- (1) 6” Hanging Glass Globe Terrarium
- (2) SM Air Plants
- (1) small bag Natural Sand
- (1) extra small bag Pearl Stone
- (1) extra small bag Lava Rock
- (1) extra small bag Reindeer Moss
- (1) Shell
Congratulations on your purchase of a Succulent-Plants.com DIY hanging terrarium! Please carefully remove your air plants from their packaging upon arrival, handling them with care to avoid damaging the leaves. Your air plants can be kept in a bright area and misted daily and/or soaked weekly until the kit is ready to be used. Upon arrival, we ask that you check to make sure all listed components are included and that the terrarium has arrived undamaged.
- When ready to assemble your hanging air plant terrarium, begin by preparing your work area on a level surface with enough space to spread out materials.
- Clean the glass container using rubbing alcohol and rinse well. To avoid leaving oil smudges on the glass throughout the process, it is suggested to thoroughly wash your hands—especially fingertips!
- Pour the Bag of Sand into the terrarium and spread evenly with fingers. To settle the sand, firmly tap the container against the work surface.
- Tilt your terrarium so that the opening is tilted upwards and pour the bag of Pearl Stone against the back. Turn back to an upright position and gently pull the stones forward and to the sides, creating a slope from back to front.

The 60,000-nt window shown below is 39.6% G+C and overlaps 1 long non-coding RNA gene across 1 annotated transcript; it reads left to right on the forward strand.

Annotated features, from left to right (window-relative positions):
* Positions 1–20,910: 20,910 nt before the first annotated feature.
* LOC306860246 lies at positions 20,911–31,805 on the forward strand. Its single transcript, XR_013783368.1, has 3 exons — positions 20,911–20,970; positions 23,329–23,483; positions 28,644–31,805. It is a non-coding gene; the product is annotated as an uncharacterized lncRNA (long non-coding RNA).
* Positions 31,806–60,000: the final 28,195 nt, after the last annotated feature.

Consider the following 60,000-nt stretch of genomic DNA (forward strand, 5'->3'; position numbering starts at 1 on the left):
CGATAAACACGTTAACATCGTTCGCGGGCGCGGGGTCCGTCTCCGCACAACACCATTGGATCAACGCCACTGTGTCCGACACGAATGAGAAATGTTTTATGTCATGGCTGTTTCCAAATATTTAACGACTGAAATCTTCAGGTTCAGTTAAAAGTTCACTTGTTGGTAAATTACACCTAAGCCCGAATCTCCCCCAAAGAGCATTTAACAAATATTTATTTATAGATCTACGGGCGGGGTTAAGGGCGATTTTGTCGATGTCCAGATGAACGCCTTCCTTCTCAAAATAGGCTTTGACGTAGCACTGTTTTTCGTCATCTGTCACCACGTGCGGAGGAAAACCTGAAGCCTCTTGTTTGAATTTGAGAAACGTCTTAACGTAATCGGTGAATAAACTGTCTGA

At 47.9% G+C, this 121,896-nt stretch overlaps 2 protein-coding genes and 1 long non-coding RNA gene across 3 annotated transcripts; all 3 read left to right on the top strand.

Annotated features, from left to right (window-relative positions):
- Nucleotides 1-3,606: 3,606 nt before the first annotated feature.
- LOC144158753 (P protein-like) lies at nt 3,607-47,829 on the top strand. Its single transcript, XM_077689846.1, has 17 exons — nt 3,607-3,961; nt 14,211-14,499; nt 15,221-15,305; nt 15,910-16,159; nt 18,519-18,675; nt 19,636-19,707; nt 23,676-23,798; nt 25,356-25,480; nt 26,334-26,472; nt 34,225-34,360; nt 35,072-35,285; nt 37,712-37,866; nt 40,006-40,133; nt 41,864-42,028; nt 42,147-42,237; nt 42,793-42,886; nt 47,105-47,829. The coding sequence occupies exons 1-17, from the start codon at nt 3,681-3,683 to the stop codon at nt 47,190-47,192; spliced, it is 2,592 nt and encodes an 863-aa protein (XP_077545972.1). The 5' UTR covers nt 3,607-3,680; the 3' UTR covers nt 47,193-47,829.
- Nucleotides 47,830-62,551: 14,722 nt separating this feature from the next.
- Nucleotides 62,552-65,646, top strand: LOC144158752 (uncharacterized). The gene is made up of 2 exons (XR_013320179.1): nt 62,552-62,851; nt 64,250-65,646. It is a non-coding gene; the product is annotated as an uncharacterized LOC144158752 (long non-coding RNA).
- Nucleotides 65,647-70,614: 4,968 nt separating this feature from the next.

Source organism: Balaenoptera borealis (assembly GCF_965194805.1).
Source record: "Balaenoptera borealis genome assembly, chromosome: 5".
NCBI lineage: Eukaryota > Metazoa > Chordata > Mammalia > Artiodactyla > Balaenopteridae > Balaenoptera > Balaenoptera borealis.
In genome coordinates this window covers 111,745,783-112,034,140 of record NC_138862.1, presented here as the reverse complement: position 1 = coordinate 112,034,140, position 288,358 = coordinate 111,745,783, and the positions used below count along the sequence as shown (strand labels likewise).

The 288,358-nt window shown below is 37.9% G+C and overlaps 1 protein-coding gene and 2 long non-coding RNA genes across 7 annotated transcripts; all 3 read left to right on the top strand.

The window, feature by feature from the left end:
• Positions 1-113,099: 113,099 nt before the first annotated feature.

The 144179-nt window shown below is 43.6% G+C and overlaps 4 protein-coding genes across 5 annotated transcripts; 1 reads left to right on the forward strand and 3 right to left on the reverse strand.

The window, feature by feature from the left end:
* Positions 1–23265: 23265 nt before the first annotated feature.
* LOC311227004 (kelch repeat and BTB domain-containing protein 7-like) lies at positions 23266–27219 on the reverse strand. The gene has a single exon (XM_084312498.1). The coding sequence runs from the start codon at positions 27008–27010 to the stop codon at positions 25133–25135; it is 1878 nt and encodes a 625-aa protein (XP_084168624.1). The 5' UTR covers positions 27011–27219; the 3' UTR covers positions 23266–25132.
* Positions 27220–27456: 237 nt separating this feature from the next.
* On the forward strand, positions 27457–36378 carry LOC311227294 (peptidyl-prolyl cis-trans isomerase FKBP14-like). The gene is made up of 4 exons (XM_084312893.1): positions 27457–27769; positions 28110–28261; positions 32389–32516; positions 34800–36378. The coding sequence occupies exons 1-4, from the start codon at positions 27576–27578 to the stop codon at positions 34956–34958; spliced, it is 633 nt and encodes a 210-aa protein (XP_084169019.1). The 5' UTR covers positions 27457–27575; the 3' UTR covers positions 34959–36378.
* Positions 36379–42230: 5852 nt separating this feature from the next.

- Now it’s time to start considering your terrarium landscape. One of the great things about air plant terrariums is the ability to change up the design whenever you want, although it is suggested to handle them as little as possible to avoid damaging their special water-absorbing leaves.
- To recreate our arrangement as shown, place 3/4 of the Reindeer Moss towards the back of the globe, mounding to give height. Position the larger Air Plant in front of the moss then add the second smaller Air Plant. Position the last piece of Reindeer Moss and the provided Seashell to complete the look.
- In nature, air plants mostly grow on the limbs of trees with no soil. They have evolved to absorb water through the air using little hairs on their leaves called trichomes, which is the fine white fuzz you can find covering all air plants to some degree. This makes humidity, mist, and fog a vital part of air plant survival. To replicate this environment as best as possible, keep your terrarium in a high humidity room, such as a bathroom window, or in a room with a humidifier. Alternatively, you can mist your terrarium at least once every other day.
- Roughly handling the plants causes these hairs to fall off, affecting their ability to absorb water.
- If your air plants begin to actually grow smaller and lose leaves at their base, this is a sign that they are not getting enough water.
- It is best to keep your terrarium in a bright area that receives minimal direct sun.